For multinational studies, the sponsor proposes in the application that one of the MSs where the CI should be conducted acts as a coordinating Member State. Within six days from the application, MSs may agree with the sponsor’s proposal or can decide that a different authority will function as the coordinator. In case of disagreement between the MSs, the CI will be coordinated by the MS proposed by the sponsor. The coordinating MS will issue and distribute the CI draft assessment to the other MSs within 26 days. By day 38, MSs will notify of their comment, and by day 45, the final assessment report will have to be transmitted to the sponsor. Each MS has, however the right to request additional documentation once, and to disagree with the conclusion of the coordinating MS. The coordinating MS may extend the evaluation of class IIb and class III devices for another 50 days. It is believed that this procedure allows for a faster authorization of multinational CI while ensuring better quality services for patient protection.
Conduct of a Clinical Investigation
Guidance and guidelines: Reg. 2017/745 outlines the general recommendations for conducting CIs (Article 72). Detailed guidance is given in accordance with the quality standards of ISO 14155:2012,4 and guidelines MEDDEV2.7/15 (clinical evaluation) 2.7/26 (assessment of clinical investigations) 2.7/37 (adverse event reporting) 2.7/48 (clinical investigations). Issued by the EC, MEDDEV are not legally binding; however, they report the EC interpretation of regulations, and therefore, any deviation from the MEDDEV should be justified. Guideline IMDRF/MC/ N25FINAL:201513 issued by the International Medical Device Regulators Forum (IMDRF) guides the implementation of ISO 14155: 2011.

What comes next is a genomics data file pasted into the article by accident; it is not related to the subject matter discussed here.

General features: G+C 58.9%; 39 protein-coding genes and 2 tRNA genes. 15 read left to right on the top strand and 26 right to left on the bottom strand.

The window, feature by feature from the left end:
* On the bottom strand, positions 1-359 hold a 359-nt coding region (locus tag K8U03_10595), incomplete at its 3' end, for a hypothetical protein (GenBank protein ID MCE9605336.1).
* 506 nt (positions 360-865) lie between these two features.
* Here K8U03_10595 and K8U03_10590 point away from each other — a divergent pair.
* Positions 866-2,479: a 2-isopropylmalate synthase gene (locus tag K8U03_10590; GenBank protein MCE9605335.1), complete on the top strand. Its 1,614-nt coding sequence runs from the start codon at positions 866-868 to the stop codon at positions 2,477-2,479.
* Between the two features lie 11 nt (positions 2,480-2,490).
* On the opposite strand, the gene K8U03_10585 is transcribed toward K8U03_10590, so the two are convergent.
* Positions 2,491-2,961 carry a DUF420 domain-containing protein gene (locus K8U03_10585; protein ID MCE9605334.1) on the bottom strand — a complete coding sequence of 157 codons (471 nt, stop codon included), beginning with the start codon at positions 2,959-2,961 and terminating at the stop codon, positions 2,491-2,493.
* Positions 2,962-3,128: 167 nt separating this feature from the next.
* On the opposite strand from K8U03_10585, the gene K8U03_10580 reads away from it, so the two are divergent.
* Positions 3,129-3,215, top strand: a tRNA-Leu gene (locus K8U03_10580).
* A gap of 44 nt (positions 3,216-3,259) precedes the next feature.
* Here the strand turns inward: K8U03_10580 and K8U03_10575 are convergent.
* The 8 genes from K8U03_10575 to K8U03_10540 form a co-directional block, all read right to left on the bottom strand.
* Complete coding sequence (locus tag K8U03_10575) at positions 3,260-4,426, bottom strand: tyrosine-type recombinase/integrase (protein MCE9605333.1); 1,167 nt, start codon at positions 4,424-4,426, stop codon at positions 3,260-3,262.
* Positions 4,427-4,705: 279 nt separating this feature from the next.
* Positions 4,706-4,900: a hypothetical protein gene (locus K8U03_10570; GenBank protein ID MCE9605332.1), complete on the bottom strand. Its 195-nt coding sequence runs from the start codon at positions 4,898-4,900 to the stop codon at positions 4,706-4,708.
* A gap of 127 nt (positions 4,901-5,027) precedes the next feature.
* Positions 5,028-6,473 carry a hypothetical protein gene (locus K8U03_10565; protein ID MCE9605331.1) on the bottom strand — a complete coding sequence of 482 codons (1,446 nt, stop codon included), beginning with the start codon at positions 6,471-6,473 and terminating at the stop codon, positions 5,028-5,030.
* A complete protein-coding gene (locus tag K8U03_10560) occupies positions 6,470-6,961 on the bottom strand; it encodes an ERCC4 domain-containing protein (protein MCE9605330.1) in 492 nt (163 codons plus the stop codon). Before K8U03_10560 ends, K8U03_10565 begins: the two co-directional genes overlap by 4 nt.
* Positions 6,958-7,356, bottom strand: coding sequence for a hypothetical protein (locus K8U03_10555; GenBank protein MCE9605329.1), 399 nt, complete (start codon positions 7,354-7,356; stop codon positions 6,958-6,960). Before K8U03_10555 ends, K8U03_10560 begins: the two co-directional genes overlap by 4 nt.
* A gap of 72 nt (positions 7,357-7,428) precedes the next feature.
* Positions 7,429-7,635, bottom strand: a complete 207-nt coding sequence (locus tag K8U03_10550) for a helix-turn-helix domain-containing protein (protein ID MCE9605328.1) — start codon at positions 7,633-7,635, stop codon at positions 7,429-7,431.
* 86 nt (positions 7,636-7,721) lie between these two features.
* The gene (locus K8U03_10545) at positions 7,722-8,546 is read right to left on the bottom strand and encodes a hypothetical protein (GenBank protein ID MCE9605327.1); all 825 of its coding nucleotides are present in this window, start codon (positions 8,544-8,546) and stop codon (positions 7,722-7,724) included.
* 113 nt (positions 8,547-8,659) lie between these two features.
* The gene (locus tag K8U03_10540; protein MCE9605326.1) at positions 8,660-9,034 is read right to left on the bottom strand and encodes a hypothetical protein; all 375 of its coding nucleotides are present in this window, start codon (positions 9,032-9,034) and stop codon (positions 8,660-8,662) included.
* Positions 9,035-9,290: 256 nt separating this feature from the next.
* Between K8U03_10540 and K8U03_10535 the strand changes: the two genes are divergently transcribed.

Protection of Patients: Reg. 2017/745 is associated with seven Articles (62 to 69) dedicated to patient protection. Detailed instructions have been laid down for; informed consent (Article 63), CI, on incapacitated subjects (Article 64), minors (Article 65), pregnant and breast-feeding women (Article 66). Moreover, Reg.2017/745 allows MS to define additional national measures (Article 67) and establish rules to ensure adequate compensation for damage (Article 69). The primary objective is to satisfy individual patient interest rather than focus on the broader and vague concept of promoting “interest of community”. Practically, CI should directly benefit the individual subjects enrolled in the study, while avoiding any unnecessary and minimizing any inevitable discomfort to the patients. In accordance with the stated regulations, economic incentives are forbidden for minors, incapacitated subjects, pregnant and breast-feeding women (with the exception of reimbursement of expenses) in order to prevent the economic exploitation of the potential subjects. In conclusion, when planning for a CI, it is important to consider the issues related to the patient’s safety and review carefully all the issues concerning the populations involved.